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Adjusting China's Exchange Rate

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I. INTRODUCTION

During the past year, there has been considerable debate about, and much international criticism of,

China's exchange rate and its currency regime.

Yes, criticism of China in the United States would likely be more muted if the ongoing recovery

were not so "jobless," if employment in the US manufacturing sector had not (mainly for other reasons)

declined so much in the three-year run-up to this presidential election year, if so much attention were not

focused on the very large bilateral US trade deficit with China instead of China's economicallyÐ'--more

meaningful overall balance-of-payments position, and if the United States had not done such a poor job of

improving its saving-investment imbalanceÐ'--particularly in the public sector.

Yes, Euroland's criticism of China would no doubt be less pronounced if Europe had not

compiled such an anemic average growth performance over the past three years, if the European Central

Bank had been somewhat more aggressive in lowering interest rates, and, most telling, if the real tradeweighted

exchange rate of the euro had not appreciated so much (17 percent) since (the US dollar's peak

in) February 2002.

Yes, criticism of China in Japan would probably be less sharp if Japan had not been struggling

with weak economic growth (until very recently) and deflation and if Japan had not increasingly found its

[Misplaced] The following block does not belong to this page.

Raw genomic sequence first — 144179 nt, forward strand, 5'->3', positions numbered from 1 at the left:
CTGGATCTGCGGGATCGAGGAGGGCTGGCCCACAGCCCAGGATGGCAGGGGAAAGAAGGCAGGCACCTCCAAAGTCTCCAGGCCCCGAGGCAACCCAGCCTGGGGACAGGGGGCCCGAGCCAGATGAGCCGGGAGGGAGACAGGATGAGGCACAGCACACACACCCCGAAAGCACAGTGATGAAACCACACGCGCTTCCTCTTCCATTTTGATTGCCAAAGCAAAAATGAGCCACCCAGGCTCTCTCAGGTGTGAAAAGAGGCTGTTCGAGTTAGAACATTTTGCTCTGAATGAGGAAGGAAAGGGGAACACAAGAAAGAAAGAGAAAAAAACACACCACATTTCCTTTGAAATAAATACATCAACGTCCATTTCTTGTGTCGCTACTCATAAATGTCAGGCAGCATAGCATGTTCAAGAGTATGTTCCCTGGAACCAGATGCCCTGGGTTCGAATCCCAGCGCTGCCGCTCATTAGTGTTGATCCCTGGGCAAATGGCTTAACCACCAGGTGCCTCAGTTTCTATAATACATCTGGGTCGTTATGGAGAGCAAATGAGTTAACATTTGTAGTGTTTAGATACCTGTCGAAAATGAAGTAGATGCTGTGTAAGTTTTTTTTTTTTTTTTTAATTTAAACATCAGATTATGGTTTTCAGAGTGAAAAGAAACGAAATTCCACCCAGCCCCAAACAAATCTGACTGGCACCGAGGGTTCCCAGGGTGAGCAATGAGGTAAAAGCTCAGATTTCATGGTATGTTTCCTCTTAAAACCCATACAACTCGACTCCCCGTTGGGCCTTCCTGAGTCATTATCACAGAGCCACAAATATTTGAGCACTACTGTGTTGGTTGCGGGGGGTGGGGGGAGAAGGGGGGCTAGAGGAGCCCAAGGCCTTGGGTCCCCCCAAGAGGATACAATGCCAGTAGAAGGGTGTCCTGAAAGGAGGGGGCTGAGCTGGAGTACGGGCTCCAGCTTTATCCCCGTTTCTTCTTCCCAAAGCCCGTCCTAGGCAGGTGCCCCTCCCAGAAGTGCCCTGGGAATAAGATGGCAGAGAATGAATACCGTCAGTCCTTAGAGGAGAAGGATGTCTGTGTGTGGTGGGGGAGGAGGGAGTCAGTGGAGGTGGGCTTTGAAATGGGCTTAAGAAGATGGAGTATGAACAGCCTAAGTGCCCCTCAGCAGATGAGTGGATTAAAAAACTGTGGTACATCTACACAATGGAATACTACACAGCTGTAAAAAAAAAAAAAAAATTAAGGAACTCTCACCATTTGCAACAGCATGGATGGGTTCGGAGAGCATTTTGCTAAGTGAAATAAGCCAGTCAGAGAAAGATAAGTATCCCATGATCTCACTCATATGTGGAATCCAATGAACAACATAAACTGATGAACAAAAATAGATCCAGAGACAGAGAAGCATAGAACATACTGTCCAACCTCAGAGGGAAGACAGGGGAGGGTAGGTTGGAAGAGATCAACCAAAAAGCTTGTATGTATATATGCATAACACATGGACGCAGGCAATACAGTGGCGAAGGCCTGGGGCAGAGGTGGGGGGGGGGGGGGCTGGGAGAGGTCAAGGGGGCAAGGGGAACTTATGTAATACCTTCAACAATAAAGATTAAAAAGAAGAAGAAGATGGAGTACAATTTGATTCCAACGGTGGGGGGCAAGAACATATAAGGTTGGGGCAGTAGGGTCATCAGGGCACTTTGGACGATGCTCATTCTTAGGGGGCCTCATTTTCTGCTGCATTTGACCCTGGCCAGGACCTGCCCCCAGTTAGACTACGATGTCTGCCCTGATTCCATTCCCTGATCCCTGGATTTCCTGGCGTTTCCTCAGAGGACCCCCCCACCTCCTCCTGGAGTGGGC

leadership within Asia being challenged by a rising China. True, Japan also has been engaging in largescale,

protracted, one-way exchange market intervention to keep its currency (the yen) from rising;

indeed, Japan's intervention in the first quarter of 2004 was just about as large as China's intervention for

all of last year.

And yes, in emerging Asia where public criticism of China's exchange rate policies has been

milder than elsewhere, concerns would be lower if some of these countries had a clearer picture of how to

respond to the broader competitive challenge raised not only by China's low labor costs but also by the

skill upgrading of China's exports.

Still, this paper's theme is that criticism of China's exchange rate policy is not simply a reflection

of scapegoating, policy failures, and a lack of strategic planning outside China. China's exchange rate

policy itself is seriously flawed given its current macroeconomic circumstances and its longer-term policy

objectives. Based on ongoing research with my Institute colleague Nicholas Lardy (Goldstein and Lardy

2004), I argue below that (i) the renminbi (RMB) is currently significantly undervaluedÐ'--on the order of

15 to 25 percent; (ii) China has been "manipulating" its currency, contrary to IMF rules

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